This is embarrassing to admit, but the big question I've been asking myself lately is, what is life for? Embarrassing because, well, at my age, you'd think I'd either a) know; or b) have made up a pretty good answer for myself. But honestly, this is the question rattling through my brain: why?
And while it seems I'm asking in a general sense--like, is there a purpose to the whole planet--I'm also asking in a personal sense: what is my life for? I don't think I'd be asking about the larger purpose if I felt I had a personal answer.
So yes, it really is all about me.
The thing I liked about having small children is that I always knew what to do and why it was important. The kids were important. Letting them know that they could trust me was important. As they grew, it was important that they knew they were loved and that they loved in return. It was important that they knew themselves and came to understand that the world is complicated and interesting.
I worked at all of these things, reflecting back to them a world that made sense, a world that cared for them and that was a place where their actions made a difference.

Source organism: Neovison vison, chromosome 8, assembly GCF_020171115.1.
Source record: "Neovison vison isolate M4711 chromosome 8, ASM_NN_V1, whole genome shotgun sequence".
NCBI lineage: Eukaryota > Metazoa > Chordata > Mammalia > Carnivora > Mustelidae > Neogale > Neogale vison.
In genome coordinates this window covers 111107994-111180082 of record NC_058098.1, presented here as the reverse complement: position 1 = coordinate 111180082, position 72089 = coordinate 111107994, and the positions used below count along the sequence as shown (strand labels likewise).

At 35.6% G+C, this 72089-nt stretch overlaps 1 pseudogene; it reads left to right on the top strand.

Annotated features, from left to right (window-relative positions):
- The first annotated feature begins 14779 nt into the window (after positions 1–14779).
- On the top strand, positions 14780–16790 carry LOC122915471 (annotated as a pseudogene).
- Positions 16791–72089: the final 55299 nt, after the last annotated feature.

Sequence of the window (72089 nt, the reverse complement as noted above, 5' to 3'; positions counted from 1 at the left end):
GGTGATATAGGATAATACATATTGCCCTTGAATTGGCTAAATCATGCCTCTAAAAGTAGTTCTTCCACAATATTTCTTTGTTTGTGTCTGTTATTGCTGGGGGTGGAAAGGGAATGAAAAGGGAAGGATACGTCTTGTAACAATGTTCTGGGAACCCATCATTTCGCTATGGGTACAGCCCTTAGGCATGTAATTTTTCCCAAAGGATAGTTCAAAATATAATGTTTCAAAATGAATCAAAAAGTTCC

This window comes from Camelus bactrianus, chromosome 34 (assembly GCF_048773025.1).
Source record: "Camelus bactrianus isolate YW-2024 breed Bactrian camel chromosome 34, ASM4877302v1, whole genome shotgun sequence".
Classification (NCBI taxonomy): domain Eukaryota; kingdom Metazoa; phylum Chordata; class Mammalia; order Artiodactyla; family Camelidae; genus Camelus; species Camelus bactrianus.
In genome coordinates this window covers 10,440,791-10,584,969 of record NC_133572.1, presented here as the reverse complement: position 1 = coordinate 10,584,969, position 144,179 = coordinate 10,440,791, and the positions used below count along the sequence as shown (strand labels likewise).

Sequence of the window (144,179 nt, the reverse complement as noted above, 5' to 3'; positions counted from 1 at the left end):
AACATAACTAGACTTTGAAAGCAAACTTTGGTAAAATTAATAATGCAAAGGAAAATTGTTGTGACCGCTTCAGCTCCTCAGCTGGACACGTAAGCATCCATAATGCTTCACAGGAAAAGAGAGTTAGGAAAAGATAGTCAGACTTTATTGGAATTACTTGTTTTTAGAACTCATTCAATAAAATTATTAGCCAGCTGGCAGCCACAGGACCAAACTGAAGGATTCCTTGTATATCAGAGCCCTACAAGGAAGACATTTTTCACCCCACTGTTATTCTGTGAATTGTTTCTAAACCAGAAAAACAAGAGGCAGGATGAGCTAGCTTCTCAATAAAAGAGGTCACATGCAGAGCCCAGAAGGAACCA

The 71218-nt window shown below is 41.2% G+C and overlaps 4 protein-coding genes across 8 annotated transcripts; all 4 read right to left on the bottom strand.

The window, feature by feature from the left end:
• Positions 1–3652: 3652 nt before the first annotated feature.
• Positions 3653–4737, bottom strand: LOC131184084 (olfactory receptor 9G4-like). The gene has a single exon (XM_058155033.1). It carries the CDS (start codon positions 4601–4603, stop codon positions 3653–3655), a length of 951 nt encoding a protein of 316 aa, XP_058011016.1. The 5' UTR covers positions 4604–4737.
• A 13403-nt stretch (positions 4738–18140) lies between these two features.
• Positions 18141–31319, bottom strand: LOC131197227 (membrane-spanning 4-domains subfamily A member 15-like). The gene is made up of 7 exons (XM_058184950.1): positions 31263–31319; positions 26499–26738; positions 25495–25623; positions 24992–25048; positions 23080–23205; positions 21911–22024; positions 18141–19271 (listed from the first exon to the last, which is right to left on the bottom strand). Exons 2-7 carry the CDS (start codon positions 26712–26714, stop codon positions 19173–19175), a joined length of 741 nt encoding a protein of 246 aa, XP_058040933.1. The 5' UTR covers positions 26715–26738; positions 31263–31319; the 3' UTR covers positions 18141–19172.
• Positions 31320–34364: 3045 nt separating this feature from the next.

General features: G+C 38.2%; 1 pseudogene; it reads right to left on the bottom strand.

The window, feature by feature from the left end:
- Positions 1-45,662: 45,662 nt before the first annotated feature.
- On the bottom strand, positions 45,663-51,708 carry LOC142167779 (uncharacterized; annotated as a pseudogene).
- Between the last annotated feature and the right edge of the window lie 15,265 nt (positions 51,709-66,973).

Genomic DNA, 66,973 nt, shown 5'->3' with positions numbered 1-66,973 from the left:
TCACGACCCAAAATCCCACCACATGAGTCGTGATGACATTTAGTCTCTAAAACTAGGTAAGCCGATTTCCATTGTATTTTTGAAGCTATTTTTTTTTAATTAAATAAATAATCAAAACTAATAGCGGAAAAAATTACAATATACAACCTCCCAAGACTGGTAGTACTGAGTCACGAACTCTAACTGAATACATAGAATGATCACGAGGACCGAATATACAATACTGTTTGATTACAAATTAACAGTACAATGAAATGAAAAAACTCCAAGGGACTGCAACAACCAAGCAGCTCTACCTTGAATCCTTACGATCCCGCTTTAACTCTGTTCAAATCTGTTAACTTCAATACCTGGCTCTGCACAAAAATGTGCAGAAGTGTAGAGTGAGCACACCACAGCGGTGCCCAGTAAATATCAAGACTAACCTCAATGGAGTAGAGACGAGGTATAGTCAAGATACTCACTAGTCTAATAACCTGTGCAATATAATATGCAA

Funny how when it's just about me, I find it harder to keep batting that balloon up in the air, hard to think that life is anything but a cycle of "getting and spending" or of failing to control the weeds in the garden or the clutter on my desk. Hard to know just what I'm supposed to do.
So yeah, keywords for indexing this blog post would include "empty nest syndrome."
The world goes on--a fact which contributes significantly to my struggle. My husband and I had sex and had babies so that the babies could grow up and have sex and more babies. And yes, this next generation has some different ideas and believes that it's all happening to them afresh, but it's pretty much nothing more than the world going around. Things don't move toward an end of history, or toward "happily ever after" and if they did, you'd still have to explain what's happening in the "after."
So is it just genes struggling to will out because that's what DNA makes them do?
Gosh, in the words of my heroine, Nellie Forbush, "I just can't work myself up to getting that low." (South Pacific, Act 1, Scene 1.)
And because I can't--because I'm sitting on the couch writing about what's the reason for it all--I'm noticing God in the room. Because it seems just asking if there is a reason for life invokes God's presence.
If I were a decided atheist I might not be calling that presence God. It might be reason or purpose or just the awesomeness of living. And while I do call it God, I also call it a working out of purpose, of love, of compassion--things that happen in relationships.
Work them out in me, O Lord.